President Lincoln appointed postmaster, abolitionist, Main Street proprietor, gold star dad, overseer of the poor, gardener: William H. Haskell house history 44 Pleasant St., Gloucester Mass

44 Pleasant Street Gloucester Mass_former home William H Haskell_20180817_©c ryan (2)
44 Pleasant Street 2018

44 Pleasant Street now (above); then (below)

William Humphrey Haskell

Dates: b.January 23, 1810 – d.August 26, 1902
Parents: Eli (b. 1776 Gloucester, MA) and Lydia (Woodbury Bray) Haskell
Brother: Epes
Grandfather: Elias Haskell
First Wife and two daughters:  Sarah Ann Bray (1811-1836) “died September 12, 1836 leaving two daughters* now deceased, one of whom (Sarah*) married a Mr. (Thomas*) Symonds of Reading and the other (Judith*) married Edwin Bradley of Rockport and was the mother of Mr. Edwin Archer Bradley* of Gloucester, Mass.” E Archer Bradley was Captain Sylvanus Smith son-in-law.  E Archer Bradley is listed in the 1913 Polk directory as Vice President of the Gloucester Mutual Fishing Insurance Co and Director Rocky Neck Marine Railway Company.

Second Wife and six children: Mary S. Smith (died August 15, 1889) Married July 19, 1838. They had six children: “William G. Haskell of Washington, DC, Col. Edward H. Haskell and Charles A Haskell of Newton, Frank A. Haskell of California and Mrs. Saddie, wife of Samuel W. Brown of this city. One son, Asaph S. Haskell, laid his life on the altar of his country at Morehead City, N.C., September 28, 1863, of yellow fever while a member of Co. C, Twenty-third Regiment, where he had gone awaiting transportation home, his death occurring on the date of the expiration of his term of enlistment.”
Raised: West Gloucester, learned the trade of shoemaker according to obituary
Gloucester 250th Anniversary: served as Vice President of 250th celebration committee
Residences: 44 Pleasant Street (was between Dale and Pleasant streets and beyond where Carroll Steele is located now) formerly address 32 Pleasant Street, rear– either may have evidence Undergound Railroad. Haskell’s lots spread between Dale and Pleasant.* Another Haskell (Cpt. John Haskell) was associated with 34 Pleasant (former Moose Home) and Melvin Haskell with 136 Main Street.

*Biographical information supplemented August 29th-updated thanks to Sandy and Sarah with Gloucester Achives. I wanted to confirm Haskell’s address and home, because streets and numbers change on maps over time, and because I knew Sandy could help best with tracking down cemetery information about Haskell’s first wife. and the daughters’ names missing from records. Haskell’s first wife is buried in West Gloucester- historic Sumner St. Cemetery. Haskell and his first wife had two daughters. Sarah Ann Frances, born September 28, 1832 in Gloucester, died young, in December 1853. She married Thomas S. Symonds July 1851. (Haskell and his second wife named one of their daughters, Sarah “Seddie” Symonds Haskell, after his first child.)  The second daughter, Judith Goldsmith, born February 20, 1836, married Edwin Archer Bradley on November 8, 1854. 

OBITUARY WAS FRONT PAGE NEWS

“OLDEST MALE RESIDENT DEAD: William H. Haskell Closes Life at Age of 92 years- An Original Abolitionist and Life-long Republican

Willilam H Haskell Gloucester Mass front page article obituary

“The venerable William Humphrey Haskell, whose serious illness has been previously mentioned in our columns, closed a long earthly life yesterday afternoon, the end coming as peacefully and quietly as if he was dropping off for a night’s sleep.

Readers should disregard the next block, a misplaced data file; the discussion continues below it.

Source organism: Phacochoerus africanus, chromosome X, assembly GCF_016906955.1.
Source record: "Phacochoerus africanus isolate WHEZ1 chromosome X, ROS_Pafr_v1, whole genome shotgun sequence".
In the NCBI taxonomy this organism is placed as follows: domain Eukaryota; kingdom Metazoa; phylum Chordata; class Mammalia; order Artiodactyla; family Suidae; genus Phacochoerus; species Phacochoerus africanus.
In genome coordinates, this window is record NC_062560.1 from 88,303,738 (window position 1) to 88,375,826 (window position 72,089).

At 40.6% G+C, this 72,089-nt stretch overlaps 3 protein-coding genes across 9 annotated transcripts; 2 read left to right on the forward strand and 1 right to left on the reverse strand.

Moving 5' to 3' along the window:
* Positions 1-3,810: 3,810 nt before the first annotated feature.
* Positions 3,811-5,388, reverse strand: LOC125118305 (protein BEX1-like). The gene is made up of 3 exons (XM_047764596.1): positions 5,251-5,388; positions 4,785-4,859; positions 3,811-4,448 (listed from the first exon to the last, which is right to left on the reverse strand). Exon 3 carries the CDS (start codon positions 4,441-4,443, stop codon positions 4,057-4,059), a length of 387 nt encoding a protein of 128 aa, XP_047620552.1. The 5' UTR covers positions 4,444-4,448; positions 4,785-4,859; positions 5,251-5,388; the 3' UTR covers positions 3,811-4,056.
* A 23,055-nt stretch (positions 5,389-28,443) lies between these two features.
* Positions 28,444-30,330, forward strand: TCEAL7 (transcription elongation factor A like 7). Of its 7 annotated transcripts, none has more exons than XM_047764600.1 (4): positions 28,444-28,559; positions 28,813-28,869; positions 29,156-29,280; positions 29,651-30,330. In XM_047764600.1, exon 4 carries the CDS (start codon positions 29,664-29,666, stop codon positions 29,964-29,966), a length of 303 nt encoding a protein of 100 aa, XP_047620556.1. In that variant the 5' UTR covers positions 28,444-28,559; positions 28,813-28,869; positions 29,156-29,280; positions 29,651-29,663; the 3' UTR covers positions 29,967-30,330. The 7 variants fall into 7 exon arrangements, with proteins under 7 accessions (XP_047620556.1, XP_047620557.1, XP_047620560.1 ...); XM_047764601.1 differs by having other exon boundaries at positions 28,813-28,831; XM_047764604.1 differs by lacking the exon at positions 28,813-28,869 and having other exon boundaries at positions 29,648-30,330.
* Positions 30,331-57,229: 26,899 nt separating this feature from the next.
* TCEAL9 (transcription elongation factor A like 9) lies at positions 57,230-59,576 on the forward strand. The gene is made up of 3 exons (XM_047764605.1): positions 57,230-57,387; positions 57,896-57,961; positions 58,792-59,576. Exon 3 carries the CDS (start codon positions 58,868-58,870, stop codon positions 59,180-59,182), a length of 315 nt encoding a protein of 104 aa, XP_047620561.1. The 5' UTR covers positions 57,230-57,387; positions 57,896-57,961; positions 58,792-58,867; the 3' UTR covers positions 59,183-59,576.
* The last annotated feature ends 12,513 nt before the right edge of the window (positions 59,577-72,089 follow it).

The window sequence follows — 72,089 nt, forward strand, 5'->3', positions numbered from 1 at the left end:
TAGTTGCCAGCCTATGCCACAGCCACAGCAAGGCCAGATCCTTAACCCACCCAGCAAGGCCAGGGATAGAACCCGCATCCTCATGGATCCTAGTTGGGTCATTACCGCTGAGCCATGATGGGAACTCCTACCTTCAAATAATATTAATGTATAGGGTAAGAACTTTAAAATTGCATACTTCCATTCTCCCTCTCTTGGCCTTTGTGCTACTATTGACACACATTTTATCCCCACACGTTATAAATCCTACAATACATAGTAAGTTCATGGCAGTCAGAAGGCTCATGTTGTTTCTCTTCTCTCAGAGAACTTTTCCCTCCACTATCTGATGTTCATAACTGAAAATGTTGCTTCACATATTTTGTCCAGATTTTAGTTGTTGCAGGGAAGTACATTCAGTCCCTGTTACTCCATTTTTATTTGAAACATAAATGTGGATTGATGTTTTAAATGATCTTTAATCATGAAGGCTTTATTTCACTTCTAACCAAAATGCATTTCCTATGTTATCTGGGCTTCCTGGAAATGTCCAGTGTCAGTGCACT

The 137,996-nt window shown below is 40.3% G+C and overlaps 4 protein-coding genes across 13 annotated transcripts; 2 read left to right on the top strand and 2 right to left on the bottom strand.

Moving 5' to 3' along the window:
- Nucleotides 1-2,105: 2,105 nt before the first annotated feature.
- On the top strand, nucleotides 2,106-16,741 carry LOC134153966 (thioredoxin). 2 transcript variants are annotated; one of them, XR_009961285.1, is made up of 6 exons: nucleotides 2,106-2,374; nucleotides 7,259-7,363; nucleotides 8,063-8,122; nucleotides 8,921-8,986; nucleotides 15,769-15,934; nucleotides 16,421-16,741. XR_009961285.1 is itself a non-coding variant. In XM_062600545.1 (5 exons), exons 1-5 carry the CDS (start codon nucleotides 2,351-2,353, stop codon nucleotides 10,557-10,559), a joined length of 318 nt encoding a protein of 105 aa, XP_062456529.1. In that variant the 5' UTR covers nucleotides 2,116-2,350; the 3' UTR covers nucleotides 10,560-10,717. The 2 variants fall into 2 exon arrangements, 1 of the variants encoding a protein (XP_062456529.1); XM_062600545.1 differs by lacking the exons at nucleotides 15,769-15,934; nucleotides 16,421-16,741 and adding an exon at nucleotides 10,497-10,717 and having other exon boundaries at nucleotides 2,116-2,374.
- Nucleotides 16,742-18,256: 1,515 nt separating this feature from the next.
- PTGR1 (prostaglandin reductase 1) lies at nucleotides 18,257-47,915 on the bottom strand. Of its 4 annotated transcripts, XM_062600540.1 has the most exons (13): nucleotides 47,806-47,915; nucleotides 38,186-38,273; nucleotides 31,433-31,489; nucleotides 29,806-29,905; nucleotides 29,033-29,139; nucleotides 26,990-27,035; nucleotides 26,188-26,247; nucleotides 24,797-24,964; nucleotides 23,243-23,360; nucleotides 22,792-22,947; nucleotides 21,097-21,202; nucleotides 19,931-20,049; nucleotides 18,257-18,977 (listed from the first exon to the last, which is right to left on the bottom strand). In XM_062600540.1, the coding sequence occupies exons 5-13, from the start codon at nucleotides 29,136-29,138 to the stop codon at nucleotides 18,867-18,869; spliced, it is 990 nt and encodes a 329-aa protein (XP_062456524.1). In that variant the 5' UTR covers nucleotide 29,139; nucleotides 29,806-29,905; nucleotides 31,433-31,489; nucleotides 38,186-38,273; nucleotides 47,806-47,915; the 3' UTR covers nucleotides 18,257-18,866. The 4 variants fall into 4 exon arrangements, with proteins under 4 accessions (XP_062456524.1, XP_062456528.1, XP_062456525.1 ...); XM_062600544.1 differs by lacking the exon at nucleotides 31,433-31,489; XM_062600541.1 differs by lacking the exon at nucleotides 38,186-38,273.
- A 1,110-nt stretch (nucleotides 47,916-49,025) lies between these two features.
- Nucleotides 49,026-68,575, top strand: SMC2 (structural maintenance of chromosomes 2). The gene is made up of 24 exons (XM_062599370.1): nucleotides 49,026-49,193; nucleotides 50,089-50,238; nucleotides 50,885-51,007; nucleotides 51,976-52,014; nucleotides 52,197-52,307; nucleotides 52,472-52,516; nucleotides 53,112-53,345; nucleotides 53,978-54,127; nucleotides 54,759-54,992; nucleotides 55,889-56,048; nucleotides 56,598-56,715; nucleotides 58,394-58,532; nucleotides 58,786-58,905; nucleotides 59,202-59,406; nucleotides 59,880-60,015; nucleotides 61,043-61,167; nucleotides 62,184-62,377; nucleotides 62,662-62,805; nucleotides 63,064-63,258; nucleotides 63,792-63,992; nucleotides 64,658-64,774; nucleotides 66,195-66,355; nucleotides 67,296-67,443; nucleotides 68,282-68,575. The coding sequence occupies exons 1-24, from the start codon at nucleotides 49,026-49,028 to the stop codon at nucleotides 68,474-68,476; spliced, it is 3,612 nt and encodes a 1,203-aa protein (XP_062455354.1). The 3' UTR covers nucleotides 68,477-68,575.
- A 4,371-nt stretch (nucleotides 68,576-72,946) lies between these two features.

“Mr. Haskell was the oldest male resident of the city, and was born at West Gloucester January 23, 1810, being in his ninety-third year at the time of his death. He was one of a large family of children his parents being Eli and Lydia (Woodbury Bray) Haskell, and his boyhood and early life were spent in that section of the city.

“He learned the trade of shoemaker, and at the age of 18 years purchased his time from his master for $100, and commenced the manufacture of boots and shoes at West Gloucester, employing a few men and finding a market in the fitting out stores at “the harbor.” His business was interrupted by the hard times and the financial panic of 1837, and he worked for a Mr. Brown, a shoe manufacturer of Ipswich, for several years.

APPOINTED BY PRESIDENT LINCOLN – ORIGINAL ABOLITIONIST

“In 1842 he took charge of a retail store in this town for Mr. Brown on salary and commission, and a year and a half later purchased Mr. Brown’s interest and went into business for himself on Front (now Main) street, nearly opposite Short Street, where he continued for some time after his appointment as postmaster by President Lincoln in 1961, when he disposed of the business to William T. Crockett.

“He started in business at a time when anti-slavery views were unpopular, and his sympathy with that cause was not relished by many of those in political power at the time, and so strong was the partisan feeling at the time that he was an object of special enmity on the part of some of his business associates. He lived, however, to witness the success of the principles he advocated, and although his political belief was for many years unpopular, his personal and business integrity was never assailed.

“His memory of contemporaneous events was remarkably clear, and his reminiscences of the anti-slavery days preceding the war of the rebellion were of unusual interest. He was one of the four men who cast the first abolition votes in Gloucester, and he enjoyed the personal friendship of Wendell Phillips, William Lloyd Garrison, Parker Pillsbury, Horace Greeley, and many others of the abolitionist leaders who were instrumental in the promulgation of the anti-slavery doctrines and in shaping the sentiment of New England and the northern states, while he himself was no idler in the cause, many a fugitive slave bound for Canada and freedom by the “underground railroad” had occasion to thank him for concealment until it was considered safe for him to continue his journey.

LOCAL POLITICS – OVERSEER OF POOR

“Aside from his activity in the anti-slavery movement, Mr. Haskell took a lively interest in local political affairs and has frequently been honored by his fellow citizens in preferment to office. He was chosen tax collector for the West Gloucester section in 1836, 1837, and 1838 but his most extended service was in the position of overseer of the poor, to which office he was first elected in 1847 continuing for three following years. He was elected representative to general court in 1831, and for a decade declined to accept further political honors.